Ferguson fuels 'kill switch' debate

 

Tech and civil liberties groups are pushing back on a California "kill switch" bill that they warn could be used to silence protests like the ones seen this week in Ferguson, Mo.

Critics say a California bill passed on Monday contains a dangerous carve-out that could give law enforcement the power to shut down cellphones during emergency situations, possibly including public demonstrations.

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The California bill is aimed at curbing cellphone theft by requiring all smartphones sold in the state — home to 37 million people — to come equipped with a feature that allows users to remotely wipe their personal data and make the devices inoperable.

It requires that the “kill switches” be turned on by default, though a user can opt out of using the tool.

If signed by Gov. Jerry Brown (D), the bill will add to the features that some companies already offer to let users disable their phones if stolen.

But the bill “is not explicit about who can activate such a switch,” the Electronic Frontier Foundation said in a June letter opposing the bill.

“And more critically, the solution will be available for others to exploit as well, including malicious actors or law enforcement.”

Concerns about the provision have been heightened by the demonstrations this week in Ferguson, where police at times demanded that protestors and journalists turn off the video cameras on their phones.

Jake Laperruque, fellow on privacy, surveillance and security at the Center for Democracy and Technology, said the California bill could create the potential for an abuse of power by law enforcement.

“This could effectively be co-opted to disrupt protests,” Laperruque said.

“So much of what’s happening [in Ferguson] is relevant,” he continued, wondering what the situation would look like “if this was required there.”

The bill’s supporters say it incorporates protections against the hypothetical police actions.

The measures specifically references California law that requires law enforcement to obtain a warrant to interrupt communications services except in the cases of “extreme emergency” situations.

In situations where there is “immediate danger of death or great bodily injury and there is insufficient time, with due diligence, to first obtain a court order,” law enforcement officials must quickly obtain retroactive court approval for activating the kill switch.

Max Szabo — a spokesman with the San Francisco District Attorney’s office, which supported the bill — called critics concerns “alarmist” and “akin to ambulance chasing.”

“This legislation addresses the violent, global epidemic of smartphone theft,” he said.

“Not only does the bill forbid usage of such technology by government without a court order, these solutions will only be available on smartphones.”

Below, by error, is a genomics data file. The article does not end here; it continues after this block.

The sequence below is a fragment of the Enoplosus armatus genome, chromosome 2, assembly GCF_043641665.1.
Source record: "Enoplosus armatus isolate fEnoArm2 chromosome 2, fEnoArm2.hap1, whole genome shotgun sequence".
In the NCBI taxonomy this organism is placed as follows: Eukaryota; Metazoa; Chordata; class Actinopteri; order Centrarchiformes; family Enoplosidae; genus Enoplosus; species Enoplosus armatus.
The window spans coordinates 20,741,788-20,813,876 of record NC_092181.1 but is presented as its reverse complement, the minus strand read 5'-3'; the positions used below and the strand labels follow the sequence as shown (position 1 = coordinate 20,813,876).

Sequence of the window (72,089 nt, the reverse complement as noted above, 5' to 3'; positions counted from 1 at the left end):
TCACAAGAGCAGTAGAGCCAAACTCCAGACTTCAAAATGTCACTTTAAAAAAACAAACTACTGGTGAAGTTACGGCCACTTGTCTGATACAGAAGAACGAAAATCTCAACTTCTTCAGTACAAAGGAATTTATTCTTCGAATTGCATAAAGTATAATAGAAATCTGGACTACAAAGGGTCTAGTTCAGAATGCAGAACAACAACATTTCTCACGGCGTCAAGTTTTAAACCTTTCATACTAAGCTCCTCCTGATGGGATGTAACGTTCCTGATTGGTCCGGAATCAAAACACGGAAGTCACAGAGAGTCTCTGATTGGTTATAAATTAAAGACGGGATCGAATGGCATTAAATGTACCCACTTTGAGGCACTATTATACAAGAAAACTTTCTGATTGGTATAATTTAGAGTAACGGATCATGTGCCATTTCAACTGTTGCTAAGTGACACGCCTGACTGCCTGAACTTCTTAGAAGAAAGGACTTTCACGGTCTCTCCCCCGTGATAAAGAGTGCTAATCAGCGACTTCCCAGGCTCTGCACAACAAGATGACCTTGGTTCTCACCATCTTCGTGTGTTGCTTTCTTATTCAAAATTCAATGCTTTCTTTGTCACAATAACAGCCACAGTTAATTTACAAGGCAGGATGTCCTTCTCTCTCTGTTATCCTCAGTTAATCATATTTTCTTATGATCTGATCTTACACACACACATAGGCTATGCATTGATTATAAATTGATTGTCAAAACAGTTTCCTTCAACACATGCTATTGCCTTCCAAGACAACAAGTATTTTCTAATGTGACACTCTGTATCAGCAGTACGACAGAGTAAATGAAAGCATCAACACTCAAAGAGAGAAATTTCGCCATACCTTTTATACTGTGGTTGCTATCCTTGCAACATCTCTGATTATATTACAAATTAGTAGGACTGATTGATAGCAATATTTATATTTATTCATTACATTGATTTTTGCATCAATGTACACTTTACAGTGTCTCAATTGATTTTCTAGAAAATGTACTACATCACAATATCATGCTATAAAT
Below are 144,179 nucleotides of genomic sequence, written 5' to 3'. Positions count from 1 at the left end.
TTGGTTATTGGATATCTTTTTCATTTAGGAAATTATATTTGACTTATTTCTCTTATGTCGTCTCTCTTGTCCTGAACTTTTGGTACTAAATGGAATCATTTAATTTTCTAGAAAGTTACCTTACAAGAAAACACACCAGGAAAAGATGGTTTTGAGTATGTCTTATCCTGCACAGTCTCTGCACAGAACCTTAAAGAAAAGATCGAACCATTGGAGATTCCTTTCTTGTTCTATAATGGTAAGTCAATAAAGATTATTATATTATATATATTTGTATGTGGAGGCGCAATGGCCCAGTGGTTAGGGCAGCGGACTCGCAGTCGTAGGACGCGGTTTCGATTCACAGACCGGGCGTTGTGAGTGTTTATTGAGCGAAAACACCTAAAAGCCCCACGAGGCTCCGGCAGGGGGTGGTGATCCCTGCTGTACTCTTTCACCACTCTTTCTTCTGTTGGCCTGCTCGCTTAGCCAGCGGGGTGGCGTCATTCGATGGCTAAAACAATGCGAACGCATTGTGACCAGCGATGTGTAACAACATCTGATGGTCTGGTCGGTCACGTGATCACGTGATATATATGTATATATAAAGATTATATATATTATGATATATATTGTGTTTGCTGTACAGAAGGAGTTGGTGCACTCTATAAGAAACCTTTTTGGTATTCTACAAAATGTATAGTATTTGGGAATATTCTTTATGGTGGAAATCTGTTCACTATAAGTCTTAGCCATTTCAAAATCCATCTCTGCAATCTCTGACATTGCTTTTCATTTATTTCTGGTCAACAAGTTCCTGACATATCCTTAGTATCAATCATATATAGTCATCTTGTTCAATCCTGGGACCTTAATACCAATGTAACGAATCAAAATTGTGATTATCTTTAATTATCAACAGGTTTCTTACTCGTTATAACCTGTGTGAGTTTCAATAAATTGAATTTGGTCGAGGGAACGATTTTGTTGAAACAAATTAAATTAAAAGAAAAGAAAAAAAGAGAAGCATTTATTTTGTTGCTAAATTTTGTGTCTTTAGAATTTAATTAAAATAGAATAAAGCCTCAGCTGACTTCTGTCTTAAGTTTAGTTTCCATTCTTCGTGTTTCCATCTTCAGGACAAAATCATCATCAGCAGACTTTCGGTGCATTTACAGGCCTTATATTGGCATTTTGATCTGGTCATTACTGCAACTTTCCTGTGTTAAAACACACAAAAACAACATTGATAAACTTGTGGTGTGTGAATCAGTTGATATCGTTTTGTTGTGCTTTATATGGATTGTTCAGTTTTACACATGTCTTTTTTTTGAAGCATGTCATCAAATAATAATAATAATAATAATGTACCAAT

According to 2013 figures from the Public Policy Institute of California, roughly 58 percent of California residents have smartphones.

Because the bill only requires kill switches for smartphones — as opposed to all cellphones — “the utility of limiting speech for a fraction of protesters defies logic and basic commonsense,” Szabo said.

In its letter, the EFF notes that current California law limits when law enforcement would be able to use the kill switches but also “provides the necessary legal roadmap” to disable cellphones in some circumstances.

“Because it is difficult to implement a ‘kill switch’ that can only be utilized at the behest of the device user but not third parties or the government, EFF strongly believes the state should not mandate this backdoor be installed into phones in California.”

Laperruque agreed that those legal protections are insufficient.

“If you give law enforcement a tool that can be abused, you’ll have an instance of asking for forgiveness rather than permission,” he said.

The bill “creates a pretty concerning risk considering history on the issue,” he said, recalling a controversial 2011 decision by San Francisco’s subway authority to interrupt cellphone service in the hope of clamping down on protests.

While the bill is specific to phones sold in California, phone companies may “just start doing this nationally” to cut down on costs, meaning law enforcement could soon have access to the power in every state, Laperruque said.

Laperruque said the focus should be on creating a federal cellphone kill switch bill, such as the one from Sen. Amy Klobuchar (D-Minn.) and Rep. Jose Serrano (D-N.Y.), which would let device owners wipe their phones of personal data and make the phones inoperable if stolen.